Satellite command and control capability demonstrated for GPS III and OCXNews
December 18, 2014
NEWTOWN, Pa. Lockheed Martin and Raytheon personnel finished the fourth of five planned launch and early orbit exercises for demonstrating new automation capabilities, launch readiness, and information assurance for the U.S. Air Force’s next generation GPS III satellite and Operational Control System (OCX).
This exercise demonstrated the end-to-end capability to automatically transfer data between the OCX -- from Raytheon -- and GPS III satellite -- from Lockheed Martin. One more readiness exercise, five launch rehearsals, and then a mission dress rehearsal are planned to happen before launching of the first GPS III satellite with OCX.
The latest baseline of Raytheon’s OCX Launch Checkout System (LCS) software was used in the exercise where it featured integrated information assurance functionality for the first time, and the latest version of Lockheed Martin’s GPS III satellite simulator. Also demonstrated were mission planning and scheduling capabilities with the simulated Air Force Satellite Control Network (AFSCN), such as a replan scenario that would occur in the event of a launch slip.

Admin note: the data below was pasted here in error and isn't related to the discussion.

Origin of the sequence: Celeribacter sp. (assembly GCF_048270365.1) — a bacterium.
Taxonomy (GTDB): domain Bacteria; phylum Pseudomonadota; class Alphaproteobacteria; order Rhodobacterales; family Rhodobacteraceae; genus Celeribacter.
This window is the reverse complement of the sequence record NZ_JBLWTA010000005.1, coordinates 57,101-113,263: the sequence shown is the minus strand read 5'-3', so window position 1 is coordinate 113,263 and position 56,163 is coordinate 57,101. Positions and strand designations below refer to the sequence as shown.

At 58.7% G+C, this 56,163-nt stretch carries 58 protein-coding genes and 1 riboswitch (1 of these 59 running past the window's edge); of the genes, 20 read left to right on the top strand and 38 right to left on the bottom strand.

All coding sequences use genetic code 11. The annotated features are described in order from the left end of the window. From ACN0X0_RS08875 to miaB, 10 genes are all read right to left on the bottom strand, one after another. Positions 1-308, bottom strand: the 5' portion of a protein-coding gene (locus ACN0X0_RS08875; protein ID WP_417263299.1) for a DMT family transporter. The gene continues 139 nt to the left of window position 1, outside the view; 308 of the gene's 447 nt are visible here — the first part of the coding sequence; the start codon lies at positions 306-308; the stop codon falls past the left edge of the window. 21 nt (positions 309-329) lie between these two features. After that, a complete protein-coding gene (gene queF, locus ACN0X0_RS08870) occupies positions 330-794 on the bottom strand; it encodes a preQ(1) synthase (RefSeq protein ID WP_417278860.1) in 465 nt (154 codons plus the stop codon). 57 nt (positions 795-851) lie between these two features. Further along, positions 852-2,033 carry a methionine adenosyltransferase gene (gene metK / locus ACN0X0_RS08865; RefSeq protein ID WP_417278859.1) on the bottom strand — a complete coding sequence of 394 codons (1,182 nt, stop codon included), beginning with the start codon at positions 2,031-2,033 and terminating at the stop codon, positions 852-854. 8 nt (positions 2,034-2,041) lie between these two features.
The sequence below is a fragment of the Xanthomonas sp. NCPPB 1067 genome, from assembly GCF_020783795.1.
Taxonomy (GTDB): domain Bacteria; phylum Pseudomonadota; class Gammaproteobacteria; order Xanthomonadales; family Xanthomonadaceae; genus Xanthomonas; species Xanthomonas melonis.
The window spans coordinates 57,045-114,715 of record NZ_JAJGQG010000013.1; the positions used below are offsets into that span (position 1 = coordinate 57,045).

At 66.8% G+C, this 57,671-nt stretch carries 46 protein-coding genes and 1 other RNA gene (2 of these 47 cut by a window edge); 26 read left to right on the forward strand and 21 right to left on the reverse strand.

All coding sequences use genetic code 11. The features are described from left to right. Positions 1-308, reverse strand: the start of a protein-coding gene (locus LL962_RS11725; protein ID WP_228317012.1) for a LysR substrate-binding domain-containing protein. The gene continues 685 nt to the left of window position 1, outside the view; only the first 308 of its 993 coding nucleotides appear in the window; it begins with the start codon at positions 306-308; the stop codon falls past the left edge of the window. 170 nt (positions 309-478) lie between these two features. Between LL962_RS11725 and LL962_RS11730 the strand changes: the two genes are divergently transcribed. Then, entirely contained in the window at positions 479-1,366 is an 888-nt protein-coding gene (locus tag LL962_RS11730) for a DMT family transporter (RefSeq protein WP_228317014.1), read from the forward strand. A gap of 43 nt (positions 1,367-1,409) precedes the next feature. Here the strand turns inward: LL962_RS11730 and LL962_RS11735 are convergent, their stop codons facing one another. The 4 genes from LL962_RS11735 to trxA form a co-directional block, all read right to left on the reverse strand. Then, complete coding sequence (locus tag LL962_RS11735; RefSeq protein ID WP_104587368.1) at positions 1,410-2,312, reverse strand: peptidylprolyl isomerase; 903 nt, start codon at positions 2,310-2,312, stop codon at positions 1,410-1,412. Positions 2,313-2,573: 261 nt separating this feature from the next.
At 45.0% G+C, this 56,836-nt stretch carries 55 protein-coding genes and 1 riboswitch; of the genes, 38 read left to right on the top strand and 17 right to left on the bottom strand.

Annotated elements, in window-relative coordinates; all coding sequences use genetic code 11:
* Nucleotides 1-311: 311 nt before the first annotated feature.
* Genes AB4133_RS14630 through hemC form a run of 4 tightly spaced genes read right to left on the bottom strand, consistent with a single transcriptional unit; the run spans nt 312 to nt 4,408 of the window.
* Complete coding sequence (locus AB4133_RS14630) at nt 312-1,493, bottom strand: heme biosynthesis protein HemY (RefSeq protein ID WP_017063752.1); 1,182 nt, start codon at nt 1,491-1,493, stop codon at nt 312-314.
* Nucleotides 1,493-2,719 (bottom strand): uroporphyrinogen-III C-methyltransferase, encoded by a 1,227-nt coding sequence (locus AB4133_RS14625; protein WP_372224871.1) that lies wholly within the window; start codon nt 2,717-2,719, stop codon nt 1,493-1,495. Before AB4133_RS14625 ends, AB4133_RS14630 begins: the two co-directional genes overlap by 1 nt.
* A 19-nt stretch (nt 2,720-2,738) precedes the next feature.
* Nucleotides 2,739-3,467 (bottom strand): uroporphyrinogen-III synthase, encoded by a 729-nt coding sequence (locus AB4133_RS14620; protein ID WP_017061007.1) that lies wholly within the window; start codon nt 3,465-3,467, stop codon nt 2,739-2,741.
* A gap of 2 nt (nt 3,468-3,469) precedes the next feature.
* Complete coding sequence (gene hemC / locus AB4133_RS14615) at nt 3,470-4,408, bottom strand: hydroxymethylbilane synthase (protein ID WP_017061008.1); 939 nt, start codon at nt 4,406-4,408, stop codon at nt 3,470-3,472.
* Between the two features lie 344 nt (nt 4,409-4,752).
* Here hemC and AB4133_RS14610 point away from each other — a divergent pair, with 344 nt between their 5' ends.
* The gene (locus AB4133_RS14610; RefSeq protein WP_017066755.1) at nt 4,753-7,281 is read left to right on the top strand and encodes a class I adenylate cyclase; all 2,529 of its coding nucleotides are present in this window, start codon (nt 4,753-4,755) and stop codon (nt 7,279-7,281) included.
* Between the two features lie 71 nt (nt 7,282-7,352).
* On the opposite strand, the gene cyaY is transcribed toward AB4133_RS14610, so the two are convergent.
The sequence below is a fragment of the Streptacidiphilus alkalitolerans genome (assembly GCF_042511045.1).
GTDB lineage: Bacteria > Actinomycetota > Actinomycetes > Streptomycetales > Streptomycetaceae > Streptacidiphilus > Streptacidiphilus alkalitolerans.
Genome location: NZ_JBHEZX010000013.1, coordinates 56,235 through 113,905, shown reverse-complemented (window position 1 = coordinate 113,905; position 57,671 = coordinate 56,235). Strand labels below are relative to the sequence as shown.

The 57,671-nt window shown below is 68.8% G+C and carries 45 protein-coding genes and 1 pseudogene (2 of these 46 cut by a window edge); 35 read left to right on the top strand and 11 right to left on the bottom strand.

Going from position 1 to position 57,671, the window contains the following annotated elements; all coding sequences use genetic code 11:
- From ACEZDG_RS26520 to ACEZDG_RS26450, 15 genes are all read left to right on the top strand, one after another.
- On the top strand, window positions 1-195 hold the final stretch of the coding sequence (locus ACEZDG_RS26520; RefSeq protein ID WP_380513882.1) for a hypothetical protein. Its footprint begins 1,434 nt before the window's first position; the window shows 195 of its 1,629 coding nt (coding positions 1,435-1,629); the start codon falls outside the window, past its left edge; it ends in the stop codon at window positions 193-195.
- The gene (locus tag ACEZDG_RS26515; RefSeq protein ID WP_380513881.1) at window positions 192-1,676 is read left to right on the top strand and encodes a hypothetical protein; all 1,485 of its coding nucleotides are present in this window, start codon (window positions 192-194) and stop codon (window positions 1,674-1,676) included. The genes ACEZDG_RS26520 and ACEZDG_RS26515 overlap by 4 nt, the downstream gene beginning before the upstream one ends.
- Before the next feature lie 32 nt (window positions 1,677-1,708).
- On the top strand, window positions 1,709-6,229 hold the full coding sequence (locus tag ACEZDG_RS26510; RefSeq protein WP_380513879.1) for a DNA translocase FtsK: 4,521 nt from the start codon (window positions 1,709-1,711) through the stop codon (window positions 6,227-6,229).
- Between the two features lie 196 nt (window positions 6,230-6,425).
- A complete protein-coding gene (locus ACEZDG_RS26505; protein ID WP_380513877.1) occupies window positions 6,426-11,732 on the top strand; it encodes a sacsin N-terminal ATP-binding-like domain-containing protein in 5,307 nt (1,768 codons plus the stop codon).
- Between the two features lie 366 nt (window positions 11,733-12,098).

The system also automatically generated antenna pointing angles for the simulated AFSCN, which had been manually generated. Exercise 4 expands on three previous exercises, introducing maneuver planning and reconstruction capabilities, as well as advanced planning and scheduling with AFSCN assets. The automation of these capabilities will enable GPS operators to spend their time optimizing system performance rather than focusing on routine operations.
GPS III satellites are expected to provide three times better accuracy and enable as much as eight times improved anti-jamming capabilities as well as include enhancements that extend spacecraft life to 15 years, 25 percent longer than the newest Block IIF satellites. The first GPS III satellite is now undergoing integration and testing, with final space vehicle delivery expected for late next year.
OCX is being produced in two blocks via a commercial best practice iterative software development process, with seven iterations in Block 1 and one iteration in Block 2. Exercise 4 was performed using the recently completed Iteration 1.5 software. Exercise 5, scheduled for next year, will have critical information assurance features necessary for supporting launch of the first GPS III satellite.
The GPS III team is led by the Global Positioning Systems Directorate at the U.S. Air Force Space and Missile Systems Center. Air Force Space Command’s 2nd Space Operations Squadron (2SOPS), based at Schriever Air Force Base, Col., manages and operates the GPS constellation for military and civil users.